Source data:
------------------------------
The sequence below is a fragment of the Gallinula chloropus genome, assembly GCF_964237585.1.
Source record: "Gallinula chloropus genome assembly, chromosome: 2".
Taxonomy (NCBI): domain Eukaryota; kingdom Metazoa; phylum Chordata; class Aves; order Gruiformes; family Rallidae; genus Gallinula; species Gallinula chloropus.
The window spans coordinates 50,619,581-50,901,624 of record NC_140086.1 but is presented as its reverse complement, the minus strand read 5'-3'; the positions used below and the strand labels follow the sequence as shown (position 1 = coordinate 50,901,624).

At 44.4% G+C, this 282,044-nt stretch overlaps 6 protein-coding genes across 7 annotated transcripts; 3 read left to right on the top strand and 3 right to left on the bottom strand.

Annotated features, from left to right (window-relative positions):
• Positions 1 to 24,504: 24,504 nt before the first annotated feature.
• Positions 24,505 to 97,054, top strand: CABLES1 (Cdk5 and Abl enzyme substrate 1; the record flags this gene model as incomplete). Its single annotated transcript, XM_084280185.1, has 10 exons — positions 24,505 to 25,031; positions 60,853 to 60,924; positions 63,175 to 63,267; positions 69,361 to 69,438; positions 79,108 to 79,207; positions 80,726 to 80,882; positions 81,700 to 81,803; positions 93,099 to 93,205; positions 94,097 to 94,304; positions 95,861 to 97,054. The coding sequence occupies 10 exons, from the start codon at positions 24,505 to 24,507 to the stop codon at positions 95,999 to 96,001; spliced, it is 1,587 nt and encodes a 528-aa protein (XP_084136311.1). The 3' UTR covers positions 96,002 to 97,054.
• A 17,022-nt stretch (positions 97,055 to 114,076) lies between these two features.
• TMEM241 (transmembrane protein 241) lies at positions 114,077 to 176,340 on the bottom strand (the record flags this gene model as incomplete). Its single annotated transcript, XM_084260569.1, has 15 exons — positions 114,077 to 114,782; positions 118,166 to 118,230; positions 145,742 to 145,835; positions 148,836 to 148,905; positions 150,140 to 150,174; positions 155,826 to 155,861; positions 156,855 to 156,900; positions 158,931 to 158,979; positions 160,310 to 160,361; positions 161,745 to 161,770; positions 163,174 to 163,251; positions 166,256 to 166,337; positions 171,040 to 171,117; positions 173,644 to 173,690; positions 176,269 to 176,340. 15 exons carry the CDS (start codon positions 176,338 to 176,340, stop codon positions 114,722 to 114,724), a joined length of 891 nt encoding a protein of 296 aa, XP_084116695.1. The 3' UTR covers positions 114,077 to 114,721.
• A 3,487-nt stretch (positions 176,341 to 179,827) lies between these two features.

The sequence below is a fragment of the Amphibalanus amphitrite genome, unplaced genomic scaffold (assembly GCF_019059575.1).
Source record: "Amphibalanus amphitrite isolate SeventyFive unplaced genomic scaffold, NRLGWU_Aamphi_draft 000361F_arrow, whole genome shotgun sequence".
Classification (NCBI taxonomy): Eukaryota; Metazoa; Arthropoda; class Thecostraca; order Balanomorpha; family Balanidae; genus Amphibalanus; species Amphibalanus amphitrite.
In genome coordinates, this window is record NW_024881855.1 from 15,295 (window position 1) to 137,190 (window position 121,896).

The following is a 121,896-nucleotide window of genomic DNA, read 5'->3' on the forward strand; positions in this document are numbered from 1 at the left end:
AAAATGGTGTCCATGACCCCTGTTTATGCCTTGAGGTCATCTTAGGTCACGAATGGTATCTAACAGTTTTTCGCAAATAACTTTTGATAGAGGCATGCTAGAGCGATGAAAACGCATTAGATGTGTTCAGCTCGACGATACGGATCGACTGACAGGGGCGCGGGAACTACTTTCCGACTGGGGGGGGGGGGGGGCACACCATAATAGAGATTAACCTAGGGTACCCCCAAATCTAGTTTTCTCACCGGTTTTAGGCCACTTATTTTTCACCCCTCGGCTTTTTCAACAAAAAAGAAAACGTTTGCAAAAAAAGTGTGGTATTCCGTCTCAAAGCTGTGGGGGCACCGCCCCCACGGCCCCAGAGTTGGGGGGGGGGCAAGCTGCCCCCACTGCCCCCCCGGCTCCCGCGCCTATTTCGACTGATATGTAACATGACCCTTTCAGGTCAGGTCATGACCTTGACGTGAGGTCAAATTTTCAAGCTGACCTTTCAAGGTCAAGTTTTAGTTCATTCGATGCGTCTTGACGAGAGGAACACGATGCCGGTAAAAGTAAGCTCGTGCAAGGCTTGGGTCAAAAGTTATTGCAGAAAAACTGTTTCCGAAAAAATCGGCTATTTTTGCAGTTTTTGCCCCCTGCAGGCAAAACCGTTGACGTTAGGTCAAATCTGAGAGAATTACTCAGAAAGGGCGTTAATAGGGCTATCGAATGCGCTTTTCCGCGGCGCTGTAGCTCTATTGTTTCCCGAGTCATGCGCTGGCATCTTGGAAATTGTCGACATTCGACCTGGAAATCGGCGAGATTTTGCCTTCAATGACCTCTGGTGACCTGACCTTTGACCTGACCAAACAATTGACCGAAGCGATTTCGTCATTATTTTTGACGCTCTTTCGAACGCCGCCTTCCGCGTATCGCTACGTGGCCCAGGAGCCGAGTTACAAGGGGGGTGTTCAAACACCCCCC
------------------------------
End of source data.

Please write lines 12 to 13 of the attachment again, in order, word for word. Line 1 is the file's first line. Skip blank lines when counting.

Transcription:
The sequence below is a fragment of the Amphibalanus amphitrite genome, unplaced genomic scaffold (assembly GCF_019059575.1).
Source record: "Amphibalanus amphitrite isolate SeventyFive unplaced genomic scaffold, NRLGWU_Aamphi_draft 000361F_arrow, whole genome shotgun sequence".